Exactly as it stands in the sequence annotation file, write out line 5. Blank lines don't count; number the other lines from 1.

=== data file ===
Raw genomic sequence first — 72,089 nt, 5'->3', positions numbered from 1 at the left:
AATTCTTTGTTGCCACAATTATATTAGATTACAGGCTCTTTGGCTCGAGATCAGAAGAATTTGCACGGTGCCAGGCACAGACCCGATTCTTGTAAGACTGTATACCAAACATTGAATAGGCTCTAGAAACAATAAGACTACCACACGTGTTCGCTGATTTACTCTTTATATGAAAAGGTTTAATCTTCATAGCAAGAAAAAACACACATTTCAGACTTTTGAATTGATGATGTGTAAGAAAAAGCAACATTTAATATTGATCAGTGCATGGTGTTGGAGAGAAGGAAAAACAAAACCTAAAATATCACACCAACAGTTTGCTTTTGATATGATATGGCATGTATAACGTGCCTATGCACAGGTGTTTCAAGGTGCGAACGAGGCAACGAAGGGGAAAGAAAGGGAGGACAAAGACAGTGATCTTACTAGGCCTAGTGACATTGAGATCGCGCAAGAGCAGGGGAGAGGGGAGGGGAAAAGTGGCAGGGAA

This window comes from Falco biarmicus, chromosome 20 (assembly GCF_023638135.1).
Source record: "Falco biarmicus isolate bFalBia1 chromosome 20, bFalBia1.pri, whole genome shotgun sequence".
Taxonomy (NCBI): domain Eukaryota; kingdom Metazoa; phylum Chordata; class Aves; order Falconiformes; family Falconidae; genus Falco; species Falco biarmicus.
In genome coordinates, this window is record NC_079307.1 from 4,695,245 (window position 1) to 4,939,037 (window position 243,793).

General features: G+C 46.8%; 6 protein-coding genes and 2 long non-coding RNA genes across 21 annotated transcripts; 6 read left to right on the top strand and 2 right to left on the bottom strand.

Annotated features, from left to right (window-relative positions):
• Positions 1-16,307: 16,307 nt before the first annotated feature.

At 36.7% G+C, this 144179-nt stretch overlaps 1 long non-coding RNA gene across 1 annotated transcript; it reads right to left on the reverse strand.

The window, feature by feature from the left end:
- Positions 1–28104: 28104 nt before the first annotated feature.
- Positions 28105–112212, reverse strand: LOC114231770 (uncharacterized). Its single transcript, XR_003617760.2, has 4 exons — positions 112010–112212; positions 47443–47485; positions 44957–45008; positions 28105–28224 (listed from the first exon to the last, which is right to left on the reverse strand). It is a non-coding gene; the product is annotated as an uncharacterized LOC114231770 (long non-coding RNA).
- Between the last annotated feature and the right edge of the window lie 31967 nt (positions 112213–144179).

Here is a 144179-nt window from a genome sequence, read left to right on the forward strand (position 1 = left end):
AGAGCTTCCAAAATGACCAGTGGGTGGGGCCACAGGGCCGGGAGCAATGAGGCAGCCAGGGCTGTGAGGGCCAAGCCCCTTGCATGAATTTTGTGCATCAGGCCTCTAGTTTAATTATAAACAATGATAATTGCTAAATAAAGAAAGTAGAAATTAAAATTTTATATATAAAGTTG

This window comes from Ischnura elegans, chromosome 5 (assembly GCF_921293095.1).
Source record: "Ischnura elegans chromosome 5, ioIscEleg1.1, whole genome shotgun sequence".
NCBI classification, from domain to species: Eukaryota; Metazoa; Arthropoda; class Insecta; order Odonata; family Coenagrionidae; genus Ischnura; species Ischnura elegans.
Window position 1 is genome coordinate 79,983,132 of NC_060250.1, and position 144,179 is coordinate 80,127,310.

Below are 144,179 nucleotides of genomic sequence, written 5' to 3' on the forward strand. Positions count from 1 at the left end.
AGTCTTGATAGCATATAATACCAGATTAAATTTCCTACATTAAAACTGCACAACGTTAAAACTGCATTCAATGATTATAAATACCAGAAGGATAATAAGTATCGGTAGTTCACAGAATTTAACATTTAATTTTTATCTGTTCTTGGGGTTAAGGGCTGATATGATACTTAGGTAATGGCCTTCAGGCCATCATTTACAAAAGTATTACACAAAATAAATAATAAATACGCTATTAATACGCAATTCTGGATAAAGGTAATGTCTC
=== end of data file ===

Taxonomy (NCBI): domain Eukaryota; kingdom Metazoa; phylum Chordata; class Aves; order Falconiformes; family Falconidae; genus Falco; species Falco biarmicus.